An Appreciation of the Ungainly and Inconvenient Thorn
A path through the woods is a compromise between people and the natural world. As long as you stay on the trail you are alright. But if you dare to venture into the brush you will certainly come upon what will be the bane of your off-trail existence: cat briar or green briar or bull thorn (Smilax rotundifolia).
It is an unlovely plant of the understory (or over-story, because with the help of other shrubs and trees it can grow up up up.) There is some beauty in its cluster of blue-purple berries, but the dominant feature is its thorns: they will tear flesh or cloth and ruin your experience.
Take a close look at the stem of a briar- if you dare- and you will see a formidable array of stout thorns, pointing outward in every direction. They are sharp and they are strong. You could not design a better defense system. My plant physiology book tells me that they are modifications of the stem. Tendrils represent another stem modification: they wind their way around whatever is near and help the plant climb up and over anything in the way. These tendrils are also very strong: I tried to break one off with my bare hands for closer examination and literally could not do so. This is why I found a dense clump of briar so strong that it formed a springy platform for a catbird’s nest. Thorns and tendrils make for a brute of a plant.
If we were to speak of the purpose the briars serve, we could talk about how they (along with poison ivy and ticks) keep people out of delicate areas, so I suppose we could call them the protectors of the woodlands. (Animals, by the way, seem to be not deterred by them- they charge right through).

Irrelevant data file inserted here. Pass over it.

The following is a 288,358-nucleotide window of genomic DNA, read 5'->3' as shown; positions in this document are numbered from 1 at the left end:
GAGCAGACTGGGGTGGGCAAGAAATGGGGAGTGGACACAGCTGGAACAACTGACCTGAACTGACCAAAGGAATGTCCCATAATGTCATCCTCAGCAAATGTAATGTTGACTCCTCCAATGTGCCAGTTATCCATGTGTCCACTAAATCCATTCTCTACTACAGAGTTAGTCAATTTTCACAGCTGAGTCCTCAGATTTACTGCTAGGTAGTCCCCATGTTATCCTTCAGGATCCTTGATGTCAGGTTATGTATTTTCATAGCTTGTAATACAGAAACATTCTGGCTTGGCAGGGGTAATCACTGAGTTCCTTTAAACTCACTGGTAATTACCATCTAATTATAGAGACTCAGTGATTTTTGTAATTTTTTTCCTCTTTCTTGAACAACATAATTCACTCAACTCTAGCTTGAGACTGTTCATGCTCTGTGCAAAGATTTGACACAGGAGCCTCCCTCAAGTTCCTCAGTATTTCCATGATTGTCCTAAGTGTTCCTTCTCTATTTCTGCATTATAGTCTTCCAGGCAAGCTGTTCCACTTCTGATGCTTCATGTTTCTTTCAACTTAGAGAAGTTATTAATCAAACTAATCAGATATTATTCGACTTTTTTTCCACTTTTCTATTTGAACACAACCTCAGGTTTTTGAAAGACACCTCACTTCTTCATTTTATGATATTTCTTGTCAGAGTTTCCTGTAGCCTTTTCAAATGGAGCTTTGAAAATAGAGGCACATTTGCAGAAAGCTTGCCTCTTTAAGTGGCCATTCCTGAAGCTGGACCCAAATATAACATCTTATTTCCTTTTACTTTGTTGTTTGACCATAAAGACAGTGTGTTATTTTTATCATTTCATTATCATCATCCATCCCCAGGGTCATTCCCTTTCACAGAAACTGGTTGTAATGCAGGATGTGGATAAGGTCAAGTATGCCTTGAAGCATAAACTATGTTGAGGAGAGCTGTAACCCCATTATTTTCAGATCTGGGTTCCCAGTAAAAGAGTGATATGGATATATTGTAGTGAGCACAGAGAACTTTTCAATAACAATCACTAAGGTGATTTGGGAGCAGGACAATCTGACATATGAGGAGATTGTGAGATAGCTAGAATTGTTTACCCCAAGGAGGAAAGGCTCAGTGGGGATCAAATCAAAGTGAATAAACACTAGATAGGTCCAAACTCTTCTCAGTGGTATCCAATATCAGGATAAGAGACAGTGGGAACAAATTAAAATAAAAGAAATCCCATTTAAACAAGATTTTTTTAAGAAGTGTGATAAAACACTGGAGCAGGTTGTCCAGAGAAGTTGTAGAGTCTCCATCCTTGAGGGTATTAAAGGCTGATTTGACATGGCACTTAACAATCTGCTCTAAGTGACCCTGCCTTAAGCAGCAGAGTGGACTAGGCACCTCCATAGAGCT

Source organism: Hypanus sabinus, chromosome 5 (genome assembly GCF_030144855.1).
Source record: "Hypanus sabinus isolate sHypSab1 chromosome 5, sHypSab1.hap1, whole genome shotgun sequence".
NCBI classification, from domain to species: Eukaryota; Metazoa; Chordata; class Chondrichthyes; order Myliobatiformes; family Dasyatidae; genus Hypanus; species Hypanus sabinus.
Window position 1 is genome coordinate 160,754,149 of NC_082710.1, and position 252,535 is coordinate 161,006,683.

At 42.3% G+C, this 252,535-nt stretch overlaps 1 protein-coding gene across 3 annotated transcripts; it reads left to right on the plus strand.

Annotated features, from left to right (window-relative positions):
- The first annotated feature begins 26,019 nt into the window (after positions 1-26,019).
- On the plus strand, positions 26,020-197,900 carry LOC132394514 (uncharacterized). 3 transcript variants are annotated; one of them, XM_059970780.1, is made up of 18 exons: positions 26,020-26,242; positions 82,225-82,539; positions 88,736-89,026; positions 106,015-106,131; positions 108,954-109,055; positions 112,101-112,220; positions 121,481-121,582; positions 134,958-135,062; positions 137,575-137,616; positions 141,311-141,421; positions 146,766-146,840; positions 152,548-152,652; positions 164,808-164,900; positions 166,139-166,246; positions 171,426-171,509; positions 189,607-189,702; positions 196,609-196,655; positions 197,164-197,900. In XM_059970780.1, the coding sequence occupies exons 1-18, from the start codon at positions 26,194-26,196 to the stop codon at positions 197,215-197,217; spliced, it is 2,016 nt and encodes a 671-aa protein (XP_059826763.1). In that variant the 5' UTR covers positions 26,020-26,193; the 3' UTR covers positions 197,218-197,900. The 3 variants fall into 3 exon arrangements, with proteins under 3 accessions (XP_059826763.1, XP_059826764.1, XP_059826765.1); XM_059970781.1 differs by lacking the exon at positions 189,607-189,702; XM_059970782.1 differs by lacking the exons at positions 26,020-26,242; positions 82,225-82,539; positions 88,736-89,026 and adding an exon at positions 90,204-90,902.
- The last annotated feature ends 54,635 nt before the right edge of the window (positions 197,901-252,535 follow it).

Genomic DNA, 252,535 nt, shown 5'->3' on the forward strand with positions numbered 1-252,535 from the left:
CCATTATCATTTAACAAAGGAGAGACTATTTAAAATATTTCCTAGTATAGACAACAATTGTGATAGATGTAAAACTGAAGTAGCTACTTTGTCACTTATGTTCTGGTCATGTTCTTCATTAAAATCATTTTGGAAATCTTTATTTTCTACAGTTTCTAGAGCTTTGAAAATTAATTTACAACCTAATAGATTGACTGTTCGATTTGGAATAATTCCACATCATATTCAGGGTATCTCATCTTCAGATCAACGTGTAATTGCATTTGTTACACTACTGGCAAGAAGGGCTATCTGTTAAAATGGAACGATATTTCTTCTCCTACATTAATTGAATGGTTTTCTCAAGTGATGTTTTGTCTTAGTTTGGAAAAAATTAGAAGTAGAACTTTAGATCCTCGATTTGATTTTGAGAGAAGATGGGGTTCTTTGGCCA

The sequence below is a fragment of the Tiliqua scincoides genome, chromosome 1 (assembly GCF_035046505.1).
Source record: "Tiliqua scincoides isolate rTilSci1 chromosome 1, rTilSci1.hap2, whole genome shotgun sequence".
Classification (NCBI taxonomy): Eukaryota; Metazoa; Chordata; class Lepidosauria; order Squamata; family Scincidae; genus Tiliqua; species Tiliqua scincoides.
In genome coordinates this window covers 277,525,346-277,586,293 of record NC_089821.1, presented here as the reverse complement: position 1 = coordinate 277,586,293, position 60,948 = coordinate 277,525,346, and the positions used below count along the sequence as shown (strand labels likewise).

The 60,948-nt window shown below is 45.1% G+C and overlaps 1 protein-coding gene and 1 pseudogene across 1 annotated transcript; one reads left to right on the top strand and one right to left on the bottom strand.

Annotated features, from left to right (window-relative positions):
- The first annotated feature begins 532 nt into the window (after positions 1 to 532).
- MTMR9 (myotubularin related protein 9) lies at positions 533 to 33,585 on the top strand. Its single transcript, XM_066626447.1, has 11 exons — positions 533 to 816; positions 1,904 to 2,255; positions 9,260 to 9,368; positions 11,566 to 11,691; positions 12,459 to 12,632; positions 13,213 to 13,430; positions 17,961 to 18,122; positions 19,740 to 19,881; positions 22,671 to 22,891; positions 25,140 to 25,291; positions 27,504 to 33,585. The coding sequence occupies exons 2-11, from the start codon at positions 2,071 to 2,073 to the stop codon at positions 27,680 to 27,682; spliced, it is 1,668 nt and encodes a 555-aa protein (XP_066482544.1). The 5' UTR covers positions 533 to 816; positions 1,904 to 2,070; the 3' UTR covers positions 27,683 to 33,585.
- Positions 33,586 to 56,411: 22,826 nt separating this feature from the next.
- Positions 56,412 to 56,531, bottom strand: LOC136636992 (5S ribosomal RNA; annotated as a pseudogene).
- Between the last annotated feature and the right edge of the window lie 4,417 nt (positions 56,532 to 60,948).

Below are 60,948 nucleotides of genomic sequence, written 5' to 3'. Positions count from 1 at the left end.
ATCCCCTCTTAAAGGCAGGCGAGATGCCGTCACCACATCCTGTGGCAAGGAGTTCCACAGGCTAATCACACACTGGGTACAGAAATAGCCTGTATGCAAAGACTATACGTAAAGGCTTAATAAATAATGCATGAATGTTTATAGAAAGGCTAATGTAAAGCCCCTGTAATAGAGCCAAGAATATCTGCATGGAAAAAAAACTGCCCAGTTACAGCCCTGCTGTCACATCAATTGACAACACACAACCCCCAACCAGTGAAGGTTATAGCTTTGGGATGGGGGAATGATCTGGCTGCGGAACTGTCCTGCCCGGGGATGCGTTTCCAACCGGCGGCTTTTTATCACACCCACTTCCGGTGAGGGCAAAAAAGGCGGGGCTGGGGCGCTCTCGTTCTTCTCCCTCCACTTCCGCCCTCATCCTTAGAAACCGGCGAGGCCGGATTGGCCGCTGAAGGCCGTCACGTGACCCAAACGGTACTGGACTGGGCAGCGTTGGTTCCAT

But we will not speak of purpose here. Plants and animals do not serve purposes in the human sense of the word, other than being part of the food chain, to produce, to eat and be eaten. Any organism appearing anywhere should be seen as that area’s expression: it belongs there. (That’s why most attempts to dig up a plant found in the wild for your garden are doomed to fail.) In other words there are as many different plants and animals in the world as there are ways to be a plant or animal in the world. That is, there are that many niches. The catbriar occupies the niche of being a ferocious thorny plant that uses tough fibrous tendrils to grow upon its neighbors.
If we are to celebrate and preserve the natural world we must not simply focus on the beautiful and charismatic megafauna and flora, but also on the minute, the ungainly, the inconvenient, the sometimes hostile and dangerous things that share this planet with us. Let’s save the whales, certainly, let’s adore the pandas, but let’s also give the catbriar the respect, if not love, it is due.
Just don’t hug it.